Community (3) in BaseyThe rest of the participants from the nine municipalities cannot entirely say that they too are in favor with the policy for they have reservations. If relocation should not be avoided, all they wanted is for the government to speed up the construction of permanent housings and provide them with sustainable livelihood. FGD participants would also like to ensure that the relocation sites are equipped with water and electricity connections, health center, church, market, and transportation service since most of these sites are far from municipal center. As long as there is no sure permanent housing, residents of Marabut would continue to stay in the No Build Zone areas because of livelihood concern. Residents of Guiuan pointed out that the row house designs of NHA are too small hence not really comfortable especially for large families and again raised doubt on why they should pay for the housing unit. And with the rather selective choosing of beneficiaries, FGD participants of Tanauan suggested for the government to have a credible, independent survey system. Another common sentiment shared by most is that if the government cannot provide permanent housing, they are fine with evacuation centers.

Article written by Mr. Erlo Matorres

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Roundtable Discussion on Resettlement In the Province of Eastern Samar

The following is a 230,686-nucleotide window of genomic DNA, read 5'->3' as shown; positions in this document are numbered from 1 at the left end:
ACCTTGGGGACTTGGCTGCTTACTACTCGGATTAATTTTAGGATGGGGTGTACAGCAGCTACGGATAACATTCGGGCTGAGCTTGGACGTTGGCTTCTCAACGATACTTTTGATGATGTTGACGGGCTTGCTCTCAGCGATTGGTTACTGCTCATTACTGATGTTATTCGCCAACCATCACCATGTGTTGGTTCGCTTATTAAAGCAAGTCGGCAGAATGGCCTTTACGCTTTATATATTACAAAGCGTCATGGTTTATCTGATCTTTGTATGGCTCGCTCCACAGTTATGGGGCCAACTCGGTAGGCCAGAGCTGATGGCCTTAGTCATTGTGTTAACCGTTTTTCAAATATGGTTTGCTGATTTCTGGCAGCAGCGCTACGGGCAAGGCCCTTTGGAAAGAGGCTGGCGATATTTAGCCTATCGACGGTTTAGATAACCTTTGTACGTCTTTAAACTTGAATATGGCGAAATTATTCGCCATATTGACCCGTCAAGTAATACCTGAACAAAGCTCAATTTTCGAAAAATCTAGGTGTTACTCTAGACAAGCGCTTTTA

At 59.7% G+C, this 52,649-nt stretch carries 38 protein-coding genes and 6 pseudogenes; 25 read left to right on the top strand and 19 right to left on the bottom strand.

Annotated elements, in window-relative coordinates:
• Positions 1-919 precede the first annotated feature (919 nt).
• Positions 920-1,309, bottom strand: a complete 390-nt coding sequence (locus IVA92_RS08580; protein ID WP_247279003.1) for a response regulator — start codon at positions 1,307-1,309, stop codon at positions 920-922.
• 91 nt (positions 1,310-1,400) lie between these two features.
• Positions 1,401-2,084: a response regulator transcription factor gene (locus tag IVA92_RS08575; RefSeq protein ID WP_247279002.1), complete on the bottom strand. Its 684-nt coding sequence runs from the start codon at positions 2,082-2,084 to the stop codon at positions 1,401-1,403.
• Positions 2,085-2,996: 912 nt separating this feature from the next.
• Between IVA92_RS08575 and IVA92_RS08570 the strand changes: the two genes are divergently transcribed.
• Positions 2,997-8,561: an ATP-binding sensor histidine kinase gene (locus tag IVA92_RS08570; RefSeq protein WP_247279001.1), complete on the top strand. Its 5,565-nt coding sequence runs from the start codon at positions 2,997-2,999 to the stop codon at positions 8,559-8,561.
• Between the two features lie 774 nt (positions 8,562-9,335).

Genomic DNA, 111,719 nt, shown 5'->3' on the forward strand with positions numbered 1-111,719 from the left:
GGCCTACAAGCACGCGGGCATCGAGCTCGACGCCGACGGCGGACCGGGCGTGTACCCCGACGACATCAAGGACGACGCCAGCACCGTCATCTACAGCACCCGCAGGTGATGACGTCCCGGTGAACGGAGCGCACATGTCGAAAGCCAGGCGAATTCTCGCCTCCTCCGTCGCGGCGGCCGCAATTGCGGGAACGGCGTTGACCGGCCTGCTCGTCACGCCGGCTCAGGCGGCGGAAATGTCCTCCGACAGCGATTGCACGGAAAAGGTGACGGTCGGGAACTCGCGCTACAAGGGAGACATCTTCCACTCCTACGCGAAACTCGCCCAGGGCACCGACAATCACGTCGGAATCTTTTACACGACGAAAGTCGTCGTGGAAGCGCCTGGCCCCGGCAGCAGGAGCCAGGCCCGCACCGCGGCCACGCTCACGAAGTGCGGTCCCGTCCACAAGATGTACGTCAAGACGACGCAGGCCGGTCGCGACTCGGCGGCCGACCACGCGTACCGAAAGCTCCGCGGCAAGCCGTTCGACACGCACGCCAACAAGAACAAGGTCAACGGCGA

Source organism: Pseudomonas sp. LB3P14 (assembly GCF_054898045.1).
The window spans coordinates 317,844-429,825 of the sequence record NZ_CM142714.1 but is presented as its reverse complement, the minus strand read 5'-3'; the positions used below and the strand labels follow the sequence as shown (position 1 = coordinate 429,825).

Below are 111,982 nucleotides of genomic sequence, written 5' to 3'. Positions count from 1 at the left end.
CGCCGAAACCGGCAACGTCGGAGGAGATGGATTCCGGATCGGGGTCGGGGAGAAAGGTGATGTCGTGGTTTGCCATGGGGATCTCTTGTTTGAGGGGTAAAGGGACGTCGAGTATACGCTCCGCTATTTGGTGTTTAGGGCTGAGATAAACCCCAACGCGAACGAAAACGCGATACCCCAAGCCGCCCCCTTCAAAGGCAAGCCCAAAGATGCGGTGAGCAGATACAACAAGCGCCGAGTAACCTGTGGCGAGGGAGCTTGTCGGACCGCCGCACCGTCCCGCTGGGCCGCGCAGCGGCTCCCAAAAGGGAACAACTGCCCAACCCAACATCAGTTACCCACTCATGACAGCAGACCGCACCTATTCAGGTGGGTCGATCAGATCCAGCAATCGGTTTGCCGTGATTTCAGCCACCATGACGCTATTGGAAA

After the strongest typhoon Yolanda hit the world andbrought massive destructions in Eastern Samar and nearby regions, the  socio-economic,  and  political  governance  made  a  360  degree  turn  in  the said province.  The  towns hardest  hit  by  the  super  typhoon  are  revisiting  the  Municipal  Disaster  Risk  Reduction  and Management Plan (MDRRMP) and become a priority agenda of each mayor and LGU officials.

The  fishing  and  farming  communities  improve  their  livelihood  either by  introducing  a  resilient  farm outputs  or  diversifying  their  livelihood  activities.  The community is also building their contingency plan, developing a community early warning system, or documenting local knowledge and practices in adapting climate change impacts.  While all these interventions are moving towards achieving a resilient province of Eastern Samar, howeverfar from the entire picture is the resettlement/housing for the internally displaced  persons.  The National Housing Authority (NHA) targeted 4059 permanenthouses in 12 towns in Eastern Samar namely Lawaan, Balangiga, Giporlos, Quinapondan, Salcedo, Mercedes, Guiuan, Hernani, Gen. McArthur, Llorente, Balangkayan and Maydolongbut after 2 years, none of the housing units is turn over to the municipality or beneficiary.  As of the moment,  only  two  (2)  towns  started  the  construction;  Guiuan  is  targeting  281 permanent  houses  and  Balangkayan  at  349  units  but  another  3768  units  waiting  for  the  funding support. On the recent Tacloban resettlement forum held in Leyte Park hotel last July 22, Marilyn Lauzon narrated that NHA commitment in Eastern Samar is still at zero percentage. The resettlement is far from the target and the people are waiting inside their temporary-transitional shelters for a modest, safer, humane permanent houses. Thus, the state obligation to the IDPs to come-up space for them to participate, the LGUs and NGAs collaboration on the shelter program, the INGOS and CSO support are urgent need to fast tract the resettlement commitment in the province.